How to Buy Seaweed 101

The 411 on common edible seaweeds: seaweeds are members of the algae family and are typically available in three varieties; red, green, and brown. The most commonly eaten varieties are red seaweed, which is used to form nori, and brown seaweed (such as kelp or wakame), which frequently finds its way into in soups and salads.

Related: try the souping diet! Check out this post to see why.

  • Nori – a red seaweed used most commonly for sushi rolls is rich in omega-3 fatty acids and B12 while being lower in iodine than many other varieties of seaweeds.
  • Dulse – another red seaweed, this varietal is frequently consumed in its dried flakey form as a flavoring for soups, but can also be sautéed with a little butter and garlic for a lovely side dish.
  • Kelp – also known as “kombu,” this brown seaweed is very high in iodine and is often used in combination with dashi to make broth for soups, particularly miso soup.

30-Minute Recipe: Wakame Salad

(adapted from Karman Meyer, RD)

5 servings

Ingredients:

  • 1 oz dried wakame, rehydrated per package instructions
  • ½ medium seedless cucumber, halved lengthwise and cut into ⅛” slices
  • 1 medium carrot, shredded with a vegetable peeler or zoodler
  • 2 tbsp sesame oil
  • 2.5 tbsp rice wine vinegar
  • 1 tsp brown sugar
  • 1 tsp low-sodium soy sauce or tamari
  • 1 small garlic clove, minced
  • 1 teaspoon toasted sesame seeds

Directions:

Drain all liquid from the rehydrated wakame and tear wakame into bite-sized pieces, as needed. Set aside in medium mixing bowl.

In a small dish, stir to combine: sesame oil, vinegar, soy sauce, brown sugar, and garlic. Pour this over the wakame.

Add sliced cucumbers and shredded carrots to the wakame dressing mixture and toss to combine. Refrigerate to chill before serving; for best flavor, allow to marinate for 24 hours prior to serving.

Sprinkle toasted sesame seeds on top just before serving.

Post written by FFC contributor Carla Schmitz.

When it comes to getting healthy, eating out can sabotage our efforts. Whether it’s takeout, delivery, or even a fancy restaurant, much of the food prepared in these establishments tends to be heavy in salt and fat. After all, the goal of any place selling food is to satisfy customers with delicious flavor. As customers, it’s natural that we like rich, fatty foods. Chefs tend to rely on salt, sugar, fat and dairy to make dishes more delicious – and that can show up around your waistline. On top of that, excuses for relying on eating out often are plentiful: lack of time, lack of energy, lack of cooking ability. My nutritious 5-minute Asian noodle bowl recipe is here to change that.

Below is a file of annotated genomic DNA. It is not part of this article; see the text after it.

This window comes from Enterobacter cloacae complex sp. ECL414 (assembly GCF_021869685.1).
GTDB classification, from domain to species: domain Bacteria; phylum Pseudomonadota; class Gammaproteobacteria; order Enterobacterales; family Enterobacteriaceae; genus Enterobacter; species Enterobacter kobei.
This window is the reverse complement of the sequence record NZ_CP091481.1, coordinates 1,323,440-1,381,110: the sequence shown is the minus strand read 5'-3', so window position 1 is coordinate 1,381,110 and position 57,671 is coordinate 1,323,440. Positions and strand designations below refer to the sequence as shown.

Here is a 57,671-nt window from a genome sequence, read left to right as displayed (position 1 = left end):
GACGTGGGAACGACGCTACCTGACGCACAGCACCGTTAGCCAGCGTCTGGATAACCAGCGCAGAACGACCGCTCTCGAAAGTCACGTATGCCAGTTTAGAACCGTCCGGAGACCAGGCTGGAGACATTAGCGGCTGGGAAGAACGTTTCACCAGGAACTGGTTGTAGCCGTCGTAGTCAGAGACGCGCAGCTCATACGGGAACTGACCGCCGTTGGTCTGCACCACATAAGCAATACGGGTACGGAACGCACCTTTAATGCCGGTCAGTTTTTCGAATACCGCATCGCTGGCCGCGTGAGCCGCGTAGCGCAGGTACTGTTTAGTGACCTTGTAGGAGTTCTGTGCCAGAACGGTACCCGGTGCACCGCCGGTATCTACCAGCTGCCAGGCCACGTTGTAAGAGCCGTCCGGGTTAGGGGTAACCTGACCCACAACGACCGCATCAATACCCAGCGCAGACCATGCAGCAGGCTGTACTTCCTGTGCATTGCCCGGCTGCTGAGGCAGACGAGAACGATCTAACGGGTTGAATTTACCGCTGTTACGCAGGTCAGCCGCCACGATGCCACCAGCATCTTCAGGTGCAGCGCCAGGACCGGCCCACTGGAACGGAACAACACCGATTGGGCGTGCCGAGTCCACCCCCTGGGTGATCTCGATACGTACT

This quick, healthy dish is ready in just minutes. It uses a few key ingredients that you can always keep stocked in your pantry and freezer for easy access. Healthy buckwheat soba noodles and plant-based protein from edamame will leave you feeling satisfied and fueled for your next workout. Jazz it up with shredded cabbage, baby spinach, or sliced bell pepper. This noodle-bowl will “take-out” your excuses for “takeout”!

Related: sign up for a free 30-minute nutrition consultation with an on-site registered dietitian at FFC – click here!

5 Minute Asian Noodle Bowl

  • Level: easy
  • Servings: 1
  • Ready in: 5 minutes

Ingredients

Quick Asian Peanut Sauce:

  • 2 tbs peanut butter
  • 1 tbs rice vinegar
  • 1/2 tsp lime juice
  • 1 tbs ginger, grated or minced
  • 1 tbs orange juice (or pineapple juice)
  • 1/8 tsp red chili flake
  • 1/2 tsp tamari or soy sauce

Noodle Bowl:

  • 1 (2 oz) bundle Soba noodles
  • 1/2 cup bean sprouts
  • 1/4 cup shelled edamame

Related: need a quick boost of energy? Check out these nostalgic, yet adult-worthy PB & J Oat Bites!

Directions

Make the noodles. You can bring a pot of water to a boil. (This may add a few extra minutes, but will still be pretty fast).

Add the Soba noodles to boiling water.

Make the Quick Asian Peanut Sauce. In a large bowl, combine the peanut butter, rice vinegar, lime, red chili, tamari, and orange juice.

After the noodles cook for about 2 minutes, add the bean sprouts and edamame. Cook 1 more minute, until hot.

Drain noodle mixture. Toss with the Quick Asian Peanut Sauce and serve.

Chef’s Tip: Use an empty peanut butter jar to make a big batch of the Quick Asian Peanut Sauce. You can then whip up this bowl in even less time, or use it as a dressing for salad, a dip for veggies, or even poured over roasted sweet potatoes.

Nutrition Facts

Amount Per Serving (1 recipe)

Calories 445.44

Calories from Fat (34%) 152.39

  • % Daily Value
  • Total Fat 18.22g 28%
  • Saturated Fat 3.51g 18%
  • Cholesterol 0mg 0%
  • Sodium 773.95mg 32%
  • Potassium 744.9mg 21%
  • Total Carbohydrates 63.84g 21%
  • Fiber 4.47g 18%
  • Sugar 7.35g
  • Protein 21.43g 43%
  • Calcium 24.96mg 2%
  • Iron 62.53mg 347%
  • Vitamin A 43.18IU <1%
  • Vitamin C 0mg 0%

Post written by FFC Boystown Group Fitness Instructor Katie Simmons.

About Katie

Katie is a group fitness instructor at FFC Boystown, and is also a personal chef based in Chicago. She specializes in creating delicious, healthy recipes for those with special dietary concerns like gluten-free, oil-free, plant-based, and low-residue. You can see more at www.plants-rule.com.